And with a great many other words did he testify and exhort them. St. Luke only gives an abridgment of those exhortations, which St. Peter, and the apostles frequently gave to all the people. St. Peter, as St. John Chrysostom observes, and as we see in these Acts, was the mouth of all the rest. And on this first day of Pentecost, about three thousand were converted. (Witham)
In the communication of the breaking of bread, by which some understand their ordinary meals, and eating together; others, of the celestial bread of the holy Sacrament, Greek: tou arton, panis illius, scilicet Eucharistiæ. The Eucharist is called both by St. Luke and St. Paul, the breaking of bread. (Menochius, in ver. 42. and 46.) --- In the Syriac, for Greek: artou, is a term that means Eucharist, both here and in Acts xx. as the learned Joannes Harlemius remarks in Indice Bibliorum. --- St. Luke also gives here some account of the manner of living of these first Christians. 1. They were together, united in perfect charity. 2. They were frequently in the temple, and praying together. 3. They had all possessions in common. 4. they went from house to house to convert souls, taking the food they found with joy, and simplicity of heart, their number daily increasing. 5. St. Luke says they were in favour, and esteemed by all the people. 6. The apostles did many prodigies and miracles, to confirm their doctrine, which struck others with great terror and horror for their past lives. (Witham)
Act 2:44 living in common is not a precept for all Christians, but a life of perfection and counsel, for such as are called to it by heaven. See St. Augustine in Psalm cxii. and ep. cix. the practice of which is a striking proof of the one true Church, which has come down from the apostles.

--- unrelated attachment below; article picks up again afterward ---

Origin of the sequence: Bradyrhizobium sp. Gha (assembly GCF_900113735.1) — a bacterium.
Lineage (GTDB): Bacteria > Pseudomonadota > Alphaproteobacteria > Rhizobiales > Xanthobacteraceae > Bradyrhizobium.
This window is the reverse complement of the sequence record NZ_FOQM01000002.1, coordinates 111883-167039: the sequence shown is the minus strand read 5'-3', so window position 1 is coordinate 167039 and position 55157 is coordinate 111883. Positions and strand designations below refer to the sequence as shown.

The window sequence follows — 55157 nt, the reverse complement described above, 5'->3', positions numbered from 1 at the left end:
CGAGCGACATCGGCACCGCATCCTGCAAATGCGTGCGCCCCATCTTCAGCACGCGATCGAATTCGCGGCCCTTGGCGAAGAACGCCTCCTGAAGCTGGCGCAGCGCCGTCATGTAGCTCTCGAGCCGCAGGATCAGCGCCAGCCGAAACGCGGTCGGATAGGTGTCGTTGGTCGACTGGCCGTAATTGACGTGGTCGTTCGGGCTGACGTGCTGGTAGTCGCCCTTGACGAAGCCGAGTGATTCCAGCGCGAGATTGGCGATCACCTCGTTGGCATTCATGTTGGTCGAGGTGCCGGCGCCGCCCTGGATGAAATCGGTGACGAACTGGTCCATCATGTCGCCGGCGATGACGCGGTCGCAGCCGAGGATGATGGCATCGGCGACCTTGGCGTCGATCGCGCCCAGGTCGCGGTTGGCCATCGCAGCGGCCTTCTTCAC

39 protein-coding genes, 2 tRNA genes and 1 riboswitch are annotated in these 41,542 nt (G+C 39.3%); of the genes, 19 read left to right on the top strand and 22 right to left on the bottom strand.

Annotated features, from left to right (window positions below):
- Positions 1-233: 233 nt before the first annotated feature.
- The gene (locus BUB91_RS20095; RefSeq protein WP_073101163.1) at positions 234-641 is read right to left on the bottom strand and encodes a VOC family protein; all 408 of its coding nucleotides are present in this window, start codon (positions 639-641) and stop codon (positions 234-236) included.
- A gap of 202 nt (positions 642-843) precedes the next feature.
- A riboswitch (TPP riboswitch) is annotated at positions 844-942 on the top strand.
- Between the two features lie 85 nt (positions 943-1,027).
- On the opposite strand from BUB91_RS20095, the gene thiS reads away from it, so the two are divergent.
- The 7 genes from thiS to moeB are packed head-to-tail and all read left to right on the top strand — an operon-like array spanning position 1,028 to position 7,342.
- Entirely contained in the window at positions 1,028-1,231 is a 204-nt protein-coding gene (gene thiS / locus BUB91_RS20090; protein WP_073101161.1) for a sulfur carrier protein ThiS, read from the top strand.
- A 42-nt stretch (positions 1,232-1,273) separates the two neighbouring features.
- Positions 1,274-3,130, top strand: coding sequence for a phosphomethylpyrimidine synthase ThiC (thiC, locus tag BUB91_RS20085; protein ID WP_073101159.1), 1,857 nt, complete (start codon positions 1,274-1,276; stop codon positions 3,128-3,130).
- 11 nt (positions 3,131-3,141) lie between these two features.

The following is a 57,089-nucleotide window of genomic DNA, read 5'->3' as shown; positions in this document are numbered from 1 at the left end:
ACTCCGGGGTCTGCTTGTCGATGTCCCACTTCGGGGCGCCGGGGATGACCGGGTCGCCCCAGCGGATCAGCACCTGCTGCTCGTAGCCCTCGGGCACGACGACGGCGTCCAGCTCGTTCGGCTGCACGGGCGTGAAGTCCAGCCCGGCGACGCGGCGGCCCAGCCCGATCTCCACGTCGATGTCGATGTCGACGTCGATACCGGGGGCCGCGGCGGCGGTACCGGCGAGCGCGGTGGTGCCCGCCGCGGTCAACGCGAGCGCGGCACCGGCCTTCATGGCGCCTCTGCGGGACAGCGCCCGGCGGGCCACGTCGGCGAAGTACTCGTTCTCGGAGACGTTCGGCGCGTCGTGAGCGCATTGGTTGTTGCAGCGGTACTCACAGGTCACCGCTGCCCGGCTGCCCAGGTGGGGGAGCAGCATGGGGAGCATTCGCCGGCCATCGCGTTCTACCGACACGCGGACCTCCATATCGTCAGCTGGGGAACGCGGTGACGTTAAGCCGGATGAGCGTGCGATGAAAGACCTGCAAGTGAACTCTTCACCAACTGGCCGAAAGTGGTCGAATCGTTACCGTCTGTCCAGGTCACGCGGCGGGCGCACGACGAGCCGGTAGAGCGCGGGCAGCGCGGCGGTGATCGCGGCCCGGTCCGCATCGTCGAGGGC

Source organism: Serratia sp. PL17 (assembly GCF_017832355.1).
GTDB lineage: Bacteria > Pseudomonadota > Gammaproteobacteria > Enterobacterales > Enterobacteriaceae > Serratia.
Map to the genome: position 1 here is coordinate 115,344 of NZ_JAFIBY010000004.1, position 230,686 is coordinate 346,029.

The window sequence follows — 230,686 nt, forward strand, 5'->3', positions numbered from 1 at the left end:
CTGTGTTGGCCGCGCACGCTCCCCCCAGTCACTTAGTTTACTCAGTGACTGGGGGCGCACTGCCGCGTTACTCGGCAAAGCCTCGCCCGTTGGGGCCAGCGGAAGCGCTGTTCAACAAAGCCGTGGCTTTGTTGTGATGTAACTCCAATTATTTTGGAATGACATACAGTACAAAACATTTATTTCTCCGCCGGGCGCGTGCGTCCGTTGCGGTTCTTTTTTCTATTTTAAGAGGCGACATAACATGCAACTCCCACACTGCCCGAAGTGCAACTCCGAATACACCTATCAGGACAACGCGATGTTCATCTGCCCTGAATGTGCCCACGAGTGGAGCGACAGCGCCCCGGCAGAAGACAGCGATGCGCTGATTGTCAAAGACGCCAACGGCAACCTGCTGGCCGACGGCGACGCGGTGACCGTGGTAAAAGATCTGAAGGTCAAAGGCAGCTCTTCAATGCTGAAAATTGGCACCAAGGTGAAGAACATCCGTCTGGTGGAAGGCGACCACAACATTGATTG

In the temple. Although by the death of our Saviour, the ceremonies and sacrifices were abrogated, and the new alliance had succeeded to the old, still it was not in the design of God, that the faithful should separated themselves from the rest of the Jews, or entirely give up the observances of the law. They continued to observe them, as long as the utility of the Church required it, but they observed them not as Jews. Thus they avoided giving scandal to the weak, and driving them from submitting to the doctrines of the Church. They disposed them insensibly to a more pure and spiritual worship. (St. John Chrysostom, in Act. hom. vii.) --- This was burying the synagogue with honour.
Act 2:47 and more he added daily to the Church, as it is clearly expressed in the Greek, prosetithei te ekklesia, that we may see the visible propagation and increase of the same. We may here, and throughout the whole book, observe a visible society of men joined in Christ, which visible society may be traced through ecclesiastical history, down to our days, and which will continue, in virtue of Christ's promise, to the end of time, as the point of union, by which the true disciples of Jesus Christ are to be connected together in one body, and one spirit; "one Lord, one faith, one baptism." (Ephesians iv. 5.) This book can shew the true Church ever visible, and ever speaking with authority to all that do not willingly shut their eyes, as plainly as the gospel doth shew the true Christ. "Every where the Church proclaims the truth; she is the candlestick, with the seven lamps (Exodus xxv.); bearing the light of Christ, Greek: eptamukos," says St. Irenæus; which light nothing can obscure. Hence St. John Chrysostom says, "sooner shall the sun be extinguished, than the Church be obscured;" Greek: eukolioteron ton elion sbesthenai, e ten ekklesian aphanisthenai.